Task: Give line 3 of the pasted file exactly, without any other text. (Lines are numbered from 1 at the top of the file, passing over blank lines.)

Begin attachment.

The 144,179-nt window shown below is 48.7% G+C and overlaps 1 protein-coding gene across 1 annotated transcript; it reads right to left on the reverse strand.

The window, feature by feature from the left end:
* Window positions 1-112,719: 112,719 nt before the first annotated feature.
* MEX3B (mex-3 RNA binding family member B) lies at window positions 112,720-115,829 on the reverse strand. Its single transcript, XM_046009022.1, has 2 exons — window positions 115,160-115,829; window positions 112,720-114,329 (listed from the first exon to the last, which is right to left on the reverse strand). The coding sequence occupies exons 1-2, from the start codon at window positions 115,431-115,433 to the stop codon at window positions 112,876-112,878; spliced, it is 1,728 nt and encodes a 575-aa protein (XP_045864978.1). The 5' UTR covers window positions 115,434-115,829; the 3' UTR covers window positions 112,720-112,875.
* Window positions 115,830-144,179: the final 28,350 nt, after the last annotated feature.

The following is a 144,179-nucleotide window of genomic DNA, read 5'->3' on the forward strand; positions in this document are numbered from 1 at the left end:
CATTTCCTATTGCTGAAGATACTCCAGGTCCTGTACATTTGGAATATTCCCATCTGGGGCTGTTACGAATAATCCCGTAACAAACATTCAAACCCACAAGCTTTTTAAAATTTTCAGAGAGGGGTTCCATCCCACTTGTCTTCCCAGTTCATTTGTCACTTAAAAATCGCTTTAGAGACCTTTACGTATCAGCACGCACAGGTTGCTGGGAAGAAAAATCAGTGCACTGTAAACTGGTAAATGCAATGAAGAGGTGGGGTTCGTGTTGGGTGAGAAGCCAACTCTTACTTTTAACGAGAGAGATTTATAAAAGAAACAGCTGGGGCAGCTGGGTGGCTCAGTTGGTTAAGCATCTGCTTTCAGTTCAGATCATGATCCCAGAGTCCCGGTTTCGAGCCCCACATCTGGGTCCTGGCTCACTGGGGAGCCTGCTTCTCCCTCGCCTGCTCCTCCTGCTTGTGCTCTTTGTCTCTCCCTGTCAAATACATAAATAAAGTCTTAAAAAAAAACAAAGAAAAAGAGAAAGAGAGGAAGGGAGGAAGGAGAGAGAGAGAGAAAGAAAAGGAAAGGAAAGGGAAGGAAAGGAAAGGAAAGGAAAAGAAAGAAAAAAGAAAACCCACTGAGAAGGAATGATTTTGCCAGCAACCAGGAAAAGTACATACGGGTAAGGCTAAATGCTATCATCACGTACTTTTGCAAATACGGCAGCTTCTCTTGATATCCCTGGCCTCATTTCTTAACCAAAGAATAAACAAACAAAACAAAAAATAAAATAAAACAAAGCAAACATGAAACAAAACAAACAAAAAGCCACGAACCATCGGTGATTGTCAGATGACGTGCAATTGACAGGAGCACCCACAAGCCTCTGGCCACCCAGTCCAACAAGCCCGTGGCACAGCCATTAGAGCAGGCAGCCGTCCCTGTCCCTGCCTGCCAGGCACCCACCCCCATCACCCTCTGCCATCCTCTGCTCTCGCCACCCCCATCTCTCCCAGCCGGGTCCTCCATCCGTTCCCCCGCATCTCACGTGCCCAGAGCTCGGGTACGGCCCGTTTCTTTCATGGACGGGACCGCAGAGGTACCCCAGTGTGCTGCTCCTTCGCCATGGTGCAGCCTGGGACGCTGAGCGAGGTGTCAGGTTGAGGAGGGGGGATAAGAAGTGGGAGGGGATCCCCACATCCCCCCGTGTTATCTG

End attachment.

* Window positions 1-112,719: 112,719 nt before the first annotated feature.